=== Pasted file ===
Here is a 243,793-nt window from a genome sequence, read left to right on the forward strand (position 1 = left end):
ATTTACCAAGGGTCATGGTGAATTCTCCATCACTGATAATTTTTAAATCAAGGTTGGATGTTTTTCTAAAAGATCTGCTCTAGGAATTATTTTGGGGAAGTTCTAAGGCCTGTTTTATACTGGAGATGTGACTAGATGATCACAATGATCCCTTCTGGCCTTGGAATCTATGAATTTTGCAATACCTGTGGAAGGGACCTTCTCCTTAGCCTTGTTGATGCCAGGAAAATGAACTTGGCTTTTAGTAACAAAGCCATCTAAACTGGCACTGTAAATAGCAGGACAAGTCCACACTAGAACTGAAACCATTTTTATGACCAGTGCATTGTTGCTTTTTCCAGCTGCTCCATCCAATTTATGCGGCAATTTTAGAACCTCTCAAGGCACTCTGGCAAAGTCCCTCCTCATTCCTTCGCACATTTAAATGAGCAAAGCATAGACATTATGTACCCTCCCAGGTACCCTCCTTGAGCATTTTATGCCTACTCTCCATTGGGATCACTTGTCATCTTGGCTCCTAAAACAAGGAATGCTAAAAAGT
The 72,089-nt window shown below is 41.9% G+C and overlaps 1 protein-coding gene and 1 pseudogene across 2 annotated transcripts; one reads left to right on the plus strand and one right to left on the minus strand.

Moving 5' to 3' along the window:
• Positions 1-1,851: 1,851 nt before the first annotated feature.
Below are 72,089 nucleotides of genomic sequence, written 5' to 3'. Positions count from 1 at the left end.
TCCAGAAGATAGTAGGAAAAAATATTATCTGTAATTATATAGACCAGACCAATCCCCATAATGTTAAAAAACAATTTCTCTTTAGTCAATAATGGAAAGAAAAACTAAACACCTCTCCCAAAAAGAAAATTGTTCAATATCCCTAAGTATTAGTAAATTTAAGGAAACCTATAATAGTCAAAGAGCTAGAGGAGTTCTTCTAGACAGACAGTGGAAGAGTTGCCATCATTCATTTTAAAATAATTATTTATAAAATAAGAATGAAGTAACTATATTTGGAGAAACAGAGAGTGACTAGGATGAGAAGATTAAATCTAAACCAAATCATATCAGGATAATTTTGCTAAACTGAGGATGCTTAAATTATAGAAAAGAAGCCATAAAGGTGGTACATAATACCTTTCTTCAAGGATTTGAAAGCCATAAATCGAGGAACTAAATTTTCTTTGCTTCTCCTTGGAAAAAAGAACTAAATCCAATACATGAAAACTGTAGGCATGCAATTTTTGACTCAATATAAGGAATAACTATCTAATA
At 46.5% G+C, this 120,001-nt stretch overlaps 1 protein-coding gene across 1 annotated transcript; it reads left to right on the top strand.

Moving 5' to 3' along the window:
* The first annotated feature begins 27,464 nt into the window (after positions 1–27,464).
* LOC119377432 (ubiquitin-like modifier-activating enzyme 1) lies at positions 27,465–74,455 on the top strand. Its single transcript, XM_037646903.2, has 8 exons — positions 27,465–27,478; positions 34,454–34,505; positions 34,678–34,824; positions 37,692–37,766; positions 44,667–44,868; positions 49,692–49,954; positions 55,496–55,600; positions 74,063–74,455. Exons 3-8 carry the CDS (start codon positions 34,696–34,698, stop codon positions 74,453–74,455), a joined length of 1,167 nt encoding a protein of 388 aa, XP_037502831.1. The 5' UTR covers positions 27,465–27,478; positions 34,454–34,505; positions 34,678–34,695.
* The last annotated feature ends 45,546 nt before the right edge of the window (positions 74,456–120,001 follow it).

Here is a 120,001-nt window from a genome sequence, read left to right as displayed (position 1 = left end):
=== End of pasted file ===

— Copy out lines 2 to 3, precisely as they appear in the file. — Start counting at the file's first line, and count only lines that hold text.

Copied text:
ATTTACCAAGGGTCATGGTGAATTCTCCATCACTGATAATTTTTAAATCAAGGTTGGATGTTTTTCTAAAAGATCTGCTCTAGGAATTATTTTGGGGAAGTTCTAAGGCCTGTTTTATACTGGAGATGTGACTAGATGATCACAATGATCCCTTCTGGCCTTGGAATCTATGAATTTTGCAATACCTGTGGAAGGGACCTTCTCCTTAGCCTTGTTGATGCCAGGAAAATGAACTTGGCTTTTAGTAACAAAGCCATCTAAACTGGCACTGTAAATAGCAGGACAAGTCCACACTAGAACTGAAACCATTTTTATGACCAGTGCATTGTTGCTTTTTCCAGCTGCTCCATCCAATTTATGCGGCAATTTTAGAACCTCTCAAGGCACTCTGGCAAAGTCCCTCCTCATTCCTTCGCACATTTAAATGAGCAAAGCATAGACATTATGTACCCTCCCAGGTACCCTCCTTGAGCATTTTATGCCTACTCTCCATTGGGATCACTTGTCATCTTGGCTCCTAAAACAAGGAATGCTAAAAAGT
The 72,089-nt window shown below is 41.9% G+C and overlaps 1 protein-coding gene and 1 pseudogene across 2 annotated transcripts; one reads left to right on the plus strand and one right to left on the minus strand.